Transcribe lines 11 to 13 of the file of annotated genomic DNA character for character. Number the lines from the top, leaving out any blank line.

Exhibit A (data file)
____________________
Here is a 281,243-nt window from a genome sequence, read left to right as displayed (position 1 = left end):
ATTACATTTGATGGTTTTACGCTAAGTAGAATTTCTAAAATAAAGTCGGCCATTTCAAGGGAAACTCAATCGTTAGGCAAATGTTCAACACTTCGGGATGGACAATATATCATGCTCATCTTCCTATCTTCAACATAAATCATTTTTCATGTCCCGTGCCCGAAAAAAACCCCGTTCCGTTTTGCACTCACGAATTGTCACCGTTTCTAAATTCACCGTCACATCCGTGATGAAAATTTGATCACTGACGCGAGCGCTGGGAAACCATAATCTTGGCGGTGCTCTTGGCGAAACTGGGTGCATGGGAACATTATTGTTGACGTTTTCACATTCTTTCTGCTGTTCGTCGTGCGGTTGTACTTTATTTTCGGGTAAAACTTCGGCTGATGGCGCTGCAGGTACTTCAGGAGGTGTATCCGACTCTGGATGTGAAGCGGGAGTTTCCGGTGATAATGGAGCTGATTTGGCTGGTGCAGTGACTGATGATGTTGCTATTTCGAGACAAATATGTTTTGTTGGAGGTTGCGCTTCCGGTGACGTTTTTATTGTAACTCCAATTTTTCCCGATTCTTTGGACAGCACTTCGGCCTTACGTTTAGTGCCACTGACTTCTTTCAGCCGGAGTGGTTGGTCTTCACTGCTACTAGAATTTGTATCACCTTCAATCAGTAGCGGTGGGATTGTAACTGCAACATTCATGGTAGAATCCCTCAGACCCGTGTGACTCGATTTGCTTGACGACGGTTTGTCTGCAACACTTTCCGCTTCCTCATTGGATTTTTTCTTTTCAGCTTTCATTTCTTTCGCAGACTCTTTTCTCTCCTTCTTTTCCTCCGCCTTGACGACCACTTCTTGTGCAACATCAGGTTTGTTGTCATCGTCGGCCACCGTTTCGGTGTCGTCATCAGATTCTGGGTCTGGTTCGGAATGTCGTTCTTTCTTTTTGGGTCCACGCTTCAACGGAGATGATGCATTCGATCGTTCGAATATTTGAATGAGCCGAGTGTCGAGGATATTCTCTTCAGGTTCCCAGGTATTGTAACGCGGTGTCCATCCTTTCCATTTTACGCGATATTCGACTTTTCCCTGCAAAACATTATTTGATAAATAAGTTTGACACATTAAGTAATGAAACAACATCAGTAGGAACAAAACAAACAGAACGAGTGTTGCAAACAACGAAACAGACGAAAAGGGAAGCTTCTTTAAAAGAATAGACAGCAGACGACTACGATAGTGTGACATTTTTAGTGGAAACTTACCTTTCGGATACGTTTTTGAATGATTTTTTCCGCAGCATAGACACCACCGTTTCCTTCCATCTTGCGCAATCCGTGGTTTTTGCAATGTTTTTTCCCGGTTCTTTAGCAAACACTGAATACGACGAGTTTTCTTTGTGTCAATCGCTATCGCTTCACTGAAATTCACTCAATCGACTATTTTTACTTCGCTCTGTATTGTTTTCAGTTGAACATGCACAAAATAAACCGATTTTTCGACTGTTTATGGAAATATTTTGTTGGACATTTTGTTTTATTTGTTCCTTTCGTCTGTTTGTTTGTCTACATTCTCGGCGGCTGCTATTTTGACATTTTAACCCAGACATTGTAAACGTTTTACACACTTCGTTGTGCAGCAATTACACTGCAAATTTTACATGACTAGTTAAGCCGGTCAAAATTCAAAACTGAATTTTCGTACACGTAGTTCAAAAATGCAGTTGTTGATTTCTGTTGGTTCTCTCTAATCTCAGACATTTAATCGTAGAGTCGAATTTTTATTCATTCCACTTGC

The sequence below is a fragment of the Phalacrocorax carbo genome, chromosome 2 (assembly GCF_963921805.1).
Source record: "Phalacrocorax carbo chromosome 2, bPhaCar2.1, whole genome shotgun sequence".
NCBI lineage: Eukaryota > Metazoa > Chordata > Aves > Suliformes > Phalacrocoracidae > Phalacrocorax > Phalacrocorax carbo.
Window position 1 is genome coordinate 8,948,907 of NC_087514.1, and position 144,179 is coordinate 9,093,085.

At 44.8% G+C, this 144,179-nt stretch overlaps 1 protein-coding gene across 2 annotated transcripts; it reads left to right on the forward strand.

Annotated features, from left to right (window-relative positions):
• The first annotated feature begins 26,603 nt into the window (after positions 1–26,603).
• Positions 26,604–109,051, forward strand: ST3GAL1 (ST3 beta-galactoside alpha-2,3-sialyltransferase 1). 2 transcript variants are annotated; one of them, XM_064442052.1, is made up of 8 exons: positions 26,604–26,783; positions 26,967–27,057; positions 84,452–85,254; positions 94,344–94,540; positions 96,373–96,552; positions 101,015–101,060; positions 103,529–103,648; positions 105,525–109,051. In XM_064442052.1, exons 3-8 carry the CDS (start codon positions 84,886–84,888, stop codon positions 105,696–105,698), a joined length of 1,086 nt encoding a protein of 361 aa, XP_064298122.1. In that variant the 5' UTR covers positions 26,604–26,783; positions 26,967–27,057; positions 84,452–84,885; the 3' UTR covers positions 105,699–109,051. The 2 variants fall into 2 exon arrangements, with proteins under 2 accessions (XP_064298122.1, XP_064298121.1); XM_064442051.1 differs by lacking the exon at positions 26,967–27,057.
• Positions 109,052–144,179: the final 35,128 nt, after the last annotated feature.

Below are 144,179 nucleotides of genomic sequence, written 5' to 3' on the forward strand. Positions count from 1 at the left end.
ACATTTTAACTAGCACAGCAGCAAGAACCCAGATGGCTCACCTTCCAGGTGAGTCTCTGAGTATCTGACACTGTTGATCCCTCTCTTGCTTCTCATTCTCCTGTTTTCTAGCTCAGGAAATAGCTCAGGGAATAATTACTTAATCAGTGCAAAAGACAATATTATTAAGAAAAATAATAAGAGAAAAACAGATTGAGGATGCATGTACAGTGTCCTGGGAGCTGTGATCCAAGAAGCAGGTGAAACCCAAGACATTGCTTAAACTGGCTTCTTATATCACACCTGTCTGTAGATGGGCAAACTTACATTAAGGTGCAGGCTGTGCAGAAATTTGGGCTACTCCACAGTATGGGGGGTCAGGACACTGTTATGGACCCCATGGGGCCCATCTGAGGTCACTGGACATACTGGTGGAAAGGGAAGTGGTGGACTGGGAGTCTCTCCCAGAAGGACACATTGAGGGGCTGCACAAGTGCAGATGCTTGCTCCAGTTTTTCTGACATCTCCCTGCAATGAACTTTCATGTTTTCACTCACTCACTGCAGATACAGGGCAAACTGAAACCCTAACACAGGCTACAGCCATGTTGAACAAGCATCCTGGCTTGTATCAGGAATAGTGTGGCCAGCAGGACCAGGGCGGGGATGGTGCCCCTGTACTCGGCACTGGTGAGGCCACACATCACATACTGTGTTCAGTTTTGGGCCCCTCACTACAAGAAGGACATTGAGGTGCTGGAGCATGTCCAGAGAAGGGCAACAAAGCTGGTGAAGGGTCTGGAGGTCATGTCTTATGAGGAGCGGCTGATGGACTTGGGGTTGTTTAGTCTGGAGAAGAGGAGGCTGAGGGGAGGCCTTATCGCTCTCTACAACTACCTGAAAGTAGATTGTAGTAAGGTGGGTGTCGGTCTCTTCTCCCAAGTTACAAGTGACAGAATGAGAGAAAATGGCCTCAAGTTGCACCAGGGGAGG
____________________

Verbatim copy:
• Positions 109,052–144,179: the final 35,128 nt, after the last annotated feature.

Below are 144,179 nucleotides of genomic sequence, written 5' to 3' on the forward strand. Positions count from 1 at the left end.
ACATTTTAACTAGCACAGCAGCAAGAACCCAGATGGCTCACCTTCCAGGTGAGTCTCTGAGTATCTGACACTGTTGATCCCTCTCTTGCTTCTCATTCTCCTGTTTTCTAGCTCAGGAAATAGCTCAGGGAATAATTACTTAATCAGTGCAAAAGACAATATTATTAAGAAAAATAATAAGAGAAAAACAGATTGAGGATGCATGTACAGTGTCCTGGGAGCTGTGATCCAAGAAGCAGGTGAAACCCAAGACATTGCTTAAACTGGCTTCTTATATCACACCTGTCTGTAGATGGGCAAACTTACATTAAGGTGCAGGCTGTGCAGAAATTTGGGCTACTCCACAGTATGGGGGGTCAGGACACTGTTATGGACCCCATGGGGCCCATCTGAGGTCACTGGACATACTGGTGGAAAGGGAAGTGGTGGACTGGGAGTCTCTCCCAGAAGGACACATTGAGGGGCTGCACAAGTGCAGATGCTTGCTCCAGTTTTTCTGACATCTCCCTGCAATGAACTTTCATGTTTTCACTCACTCACTGCAGATACAGGGCAAACTGAAACCCTAACACAGGCTACAGCCATGTTGAACAAGCATCCTGGCTTGTATCAGGAATAGTGTGGCCAGCAGGACCAGGGCGGGGATGGTGCCCCTGTACTCGGCACTGGTGAGGCCACACATCACATACTGTGTTCAGTTTTGGGCCCCTCACTACAAGAAGGACATTGAGGTGCTGGAGCATGTCCAGAGAAGGGCAACAAAGCTGGTGAAGGGTCTGGAGGTCATGTCTTATGAGGAGCGGCTGATGGACTTGGGGTTGTTTAGTCTGGAGAAGAGGAGGCTGAGGGGAGGCCTTATCGCTCTCTACAACTACCTGAAAGTAGATTGTAGTAAGGTGGGTGTCGGTCTCTTCTCCCAAGTTACAAGTGACAGAATGAGAGAAAATGGCCTCAAGTTGCACCAGGGGAGG